No free speech for assholes!

For some time now, I have noticed that defenders of free speech are more concerned with whether they agree with the speaker than with the principle of free speech itself. For leftists, free speech is fine for Bush-hating antiwar activists, disruptive demonstrators, artists who ridicule Christianity by putting crucifixes in urine or throwing dung at the Madonna. But where it comes to the free speech rights of rabid anti-abortion protesters, anti-gay demonstrators, or those who ridicule or insult Islam, leftists tend towards either silence or open hostility. (The latter often takes the form of calling it "hate speech," which is increasingly being conflated with "hate crime" legislation).

While I'd like to believe that conservatives (especially libertarians) are more principled, the reality is that in practice, most people tend to defend the rights of speakers they agree with, while ignoring the rights of speakers they disagree with. (An S&M takeoff on a religious painting drew a very strong reaction from anti-gay activists, who called it "blasphemous" -- and they think society has a right to censor blasphemy.) I worry that this is human nature. The principle of "free speech for me, but not for thee" is an old one, and it cuts across the spectrum.

An article linked by Glenn Reynolds this morning made me wonder whether the key inquiry is now simply whether the speaker is an "asshole," and whether the principle can be restated as "free speech for assholes, but only for our assholes!"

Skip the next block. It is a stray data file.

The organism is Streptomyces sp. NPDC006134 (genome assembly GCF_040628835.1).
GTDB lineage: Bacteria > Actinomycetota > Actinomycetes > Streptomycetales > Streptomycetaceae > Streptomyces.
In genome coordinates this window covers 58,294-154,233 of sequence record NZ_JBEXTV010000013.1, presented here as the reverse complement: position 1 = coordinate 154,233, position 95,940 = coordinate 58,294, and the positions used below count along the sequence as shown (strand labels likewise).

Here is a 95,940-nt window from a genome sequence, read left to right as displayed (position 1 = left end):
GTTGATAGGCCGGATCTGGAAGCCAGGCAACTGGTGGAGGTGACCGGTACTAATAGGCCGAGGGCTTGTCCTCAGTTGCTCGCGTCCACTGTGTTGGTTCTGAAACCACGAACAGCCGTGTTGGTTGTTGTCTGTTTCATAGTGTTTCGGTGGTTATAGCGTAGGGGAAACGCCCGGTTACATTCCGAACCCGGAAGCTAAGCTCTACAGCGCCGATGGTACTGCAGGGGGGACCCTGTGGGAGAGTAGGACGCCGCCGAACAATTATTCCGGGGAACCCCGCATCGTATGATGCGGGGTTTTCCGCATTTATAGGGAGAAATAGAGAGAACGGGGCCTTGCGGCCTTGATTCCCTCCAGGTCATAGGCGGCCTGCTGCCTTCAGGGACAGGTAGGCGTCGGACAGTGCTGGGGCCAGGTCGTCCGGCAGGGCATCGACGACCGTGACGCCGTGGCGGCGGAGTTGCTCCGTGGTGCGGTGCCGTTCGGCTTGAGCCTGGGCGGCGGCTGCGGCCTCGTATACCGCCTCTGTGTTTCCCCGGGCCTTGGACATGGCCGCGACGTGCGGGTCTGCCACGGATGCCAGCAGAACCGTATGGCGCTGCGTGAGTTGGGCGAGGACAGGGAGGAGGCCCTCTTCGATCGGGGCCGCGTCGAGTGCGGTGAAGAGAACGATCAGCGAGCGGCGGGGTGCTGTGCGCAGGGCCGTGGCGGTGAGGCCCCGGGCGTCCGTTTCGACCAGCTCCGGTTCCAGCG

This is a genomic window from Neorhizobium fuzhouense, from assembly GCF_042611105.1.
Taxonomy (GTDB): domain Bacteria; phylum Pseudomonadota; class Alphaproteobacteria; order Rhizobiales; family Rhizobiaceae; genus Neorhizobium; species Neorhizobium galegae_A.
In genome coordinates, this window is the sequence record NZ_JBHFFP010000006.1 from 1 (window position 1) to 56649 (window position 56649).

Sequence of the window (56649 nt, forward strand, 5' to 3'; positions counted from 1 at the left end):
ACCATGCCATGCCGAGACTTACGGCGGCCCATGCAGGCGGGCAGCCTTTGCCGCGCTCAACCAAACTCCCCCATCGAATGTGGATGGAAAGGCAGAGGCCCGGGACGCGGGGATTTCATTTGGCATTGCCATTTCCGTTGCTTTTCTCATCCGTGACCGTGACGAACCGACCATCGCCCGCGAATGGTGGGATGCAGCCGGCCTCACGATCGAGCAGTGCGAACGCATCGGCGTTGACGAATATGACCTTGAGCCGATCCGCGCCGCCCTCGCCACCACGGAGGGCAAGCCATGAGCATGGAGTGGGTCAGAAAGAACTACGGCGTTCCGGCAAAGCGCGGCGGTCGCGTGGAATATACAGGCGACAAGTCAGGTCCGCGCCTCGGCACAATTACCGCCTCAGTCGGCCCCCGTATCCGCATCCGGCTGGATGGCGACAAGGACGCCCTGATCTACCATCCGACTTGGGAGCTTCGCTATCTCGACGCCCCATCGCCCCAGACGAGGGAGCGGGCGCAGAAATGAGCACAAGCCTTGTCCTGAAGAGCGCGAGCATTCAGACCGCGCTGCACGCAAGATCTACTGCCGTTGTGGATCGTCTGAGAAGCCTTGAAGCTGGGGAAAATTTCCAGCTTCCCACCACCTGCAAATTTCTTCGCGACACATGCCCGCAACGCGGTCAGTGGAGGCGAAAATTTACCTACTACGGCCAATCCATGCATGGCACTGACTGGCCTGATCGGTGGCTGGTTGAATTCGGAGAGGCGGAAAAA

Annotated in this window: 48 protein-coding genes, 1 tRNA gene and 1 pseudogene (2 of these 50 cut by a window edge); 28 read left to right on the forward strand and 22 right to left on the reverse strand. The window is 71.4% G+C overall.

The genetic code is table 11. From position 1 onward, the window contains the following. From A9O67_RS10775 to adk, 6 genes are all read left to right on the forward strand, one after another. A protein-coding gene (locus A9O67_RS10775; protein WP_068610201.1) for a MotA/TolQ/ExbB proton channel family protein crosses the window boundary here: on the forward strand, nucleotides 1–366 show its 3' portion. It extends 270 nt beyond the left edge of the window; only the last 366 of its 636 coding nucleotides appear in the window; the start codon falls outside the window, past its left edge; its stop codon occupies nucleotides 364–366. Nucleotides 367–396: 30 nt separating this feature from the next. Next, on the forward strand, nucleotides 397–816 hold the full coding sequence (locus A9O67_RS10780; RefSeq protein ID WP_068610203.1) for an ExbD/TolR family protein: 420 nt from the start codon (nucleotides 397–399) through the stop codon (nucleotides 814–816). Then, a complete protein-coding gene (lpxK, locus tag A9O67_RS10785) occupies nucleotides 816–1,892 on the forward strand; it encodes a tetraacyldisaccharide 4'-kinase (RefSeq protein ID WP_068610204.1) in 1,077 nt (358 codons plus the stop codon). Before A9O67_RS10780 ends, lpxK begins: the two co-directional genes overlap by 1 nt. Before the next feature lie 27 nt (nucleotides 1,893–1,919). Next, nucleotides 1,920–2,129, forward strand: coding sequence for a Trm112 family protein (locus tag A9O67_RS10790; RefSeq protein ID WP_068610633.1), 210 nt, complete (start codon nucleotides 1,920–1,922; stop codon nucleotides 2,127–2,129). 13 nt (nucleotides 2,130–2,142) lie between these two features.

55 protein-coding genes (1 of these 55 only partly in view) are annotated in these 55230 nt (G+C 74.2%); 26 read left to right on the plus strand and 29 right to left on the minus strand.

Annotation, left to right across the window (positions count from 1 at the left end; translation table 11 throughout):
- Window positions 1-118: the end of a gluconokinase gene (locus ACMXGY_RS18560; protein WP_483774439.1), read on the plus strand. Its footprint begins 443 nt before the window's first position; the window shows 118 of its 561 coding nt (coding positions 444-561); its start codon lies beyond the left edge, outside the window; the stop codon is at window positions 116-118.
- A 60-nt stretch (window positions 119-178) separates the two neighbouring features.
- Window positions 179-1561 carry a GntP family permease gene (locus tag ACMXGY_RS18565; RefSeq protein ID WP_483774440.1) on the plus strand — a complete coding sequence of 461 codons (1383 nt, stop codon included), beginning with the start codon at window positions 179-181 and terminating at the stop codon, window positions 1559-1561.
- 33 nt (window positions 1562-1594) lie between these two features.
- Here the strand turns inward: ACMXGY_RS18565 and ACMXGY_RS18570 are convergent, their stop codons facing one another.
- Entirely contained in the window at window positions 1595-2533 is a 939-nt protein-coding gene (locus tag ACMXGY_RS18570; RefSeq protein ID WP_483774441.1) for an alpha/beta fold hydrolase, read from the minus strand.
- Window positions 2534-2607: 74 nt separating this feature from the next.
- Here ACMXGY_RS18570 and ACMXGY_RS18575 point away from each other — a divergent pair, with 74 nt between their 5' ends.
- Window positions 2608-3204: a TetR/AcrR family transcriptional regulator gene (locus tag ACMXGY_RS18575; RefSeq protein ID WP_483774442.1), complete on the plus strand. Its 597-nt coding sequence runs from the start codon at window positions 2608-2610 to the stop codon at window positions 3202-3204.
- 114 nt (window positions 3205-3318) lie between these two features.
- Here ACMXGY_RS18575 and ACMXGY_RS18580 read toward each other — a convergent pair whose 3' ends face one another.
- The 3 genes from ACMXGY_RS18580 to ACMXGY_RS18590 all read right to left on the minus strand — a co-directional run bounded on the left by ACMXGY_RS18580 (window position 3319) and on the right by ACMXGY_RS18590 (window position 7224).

No seriously. In "The elephant in the room" -- a writer who describes himself as "a member of Canada's expansive arts scene" looks into the deafening silence by the left over the censorship of conservative speech by Canada's "Human Rights Commission":

The state will order Maclean's to publish something it does not want to publish. Isn't that what China does? So why don't ear-to-the-ground, free speech-loving Canadian artists denounce it?
Good questions. But whether Steyn should have free speech seems to revolve around whether he's an "asshole":
At a trendy Toronto Annex watering hole, I recently posed this question to a lead scion of the left. Without hesitation he said, "Because Mark Steyn's an ---hole." "That may be," I responded. "He may also be right-wing, and you may be left-wing. But those are very poor reasons to deny a person or group their Charter rights." The fellow conceded my point, but I could sense he didn't understand how easily he could come to find himself in the same position in the near future.

Normally it makes sense to put one's political clout behind knocking down such an ambiguous bill as C-10. But when artists and supposed advocates of free speech denounce Bill C-10, but not the Maclean's tribunal, they are not only turning their backs on a fellow creator but also setting themselves up for future persecution by these same tribunals. What if celebrated Spanish filmmaker Pedro Almodovar had made Labyrinth of Passion, a film about a gay Islamic terrorist, here in our free country? His film would likely "subject Muslims to hate" in the same way that Mark Steyn's writing does. A fat lot of good secured tax credits would do you when you're barred from making your film on "moral" grounds.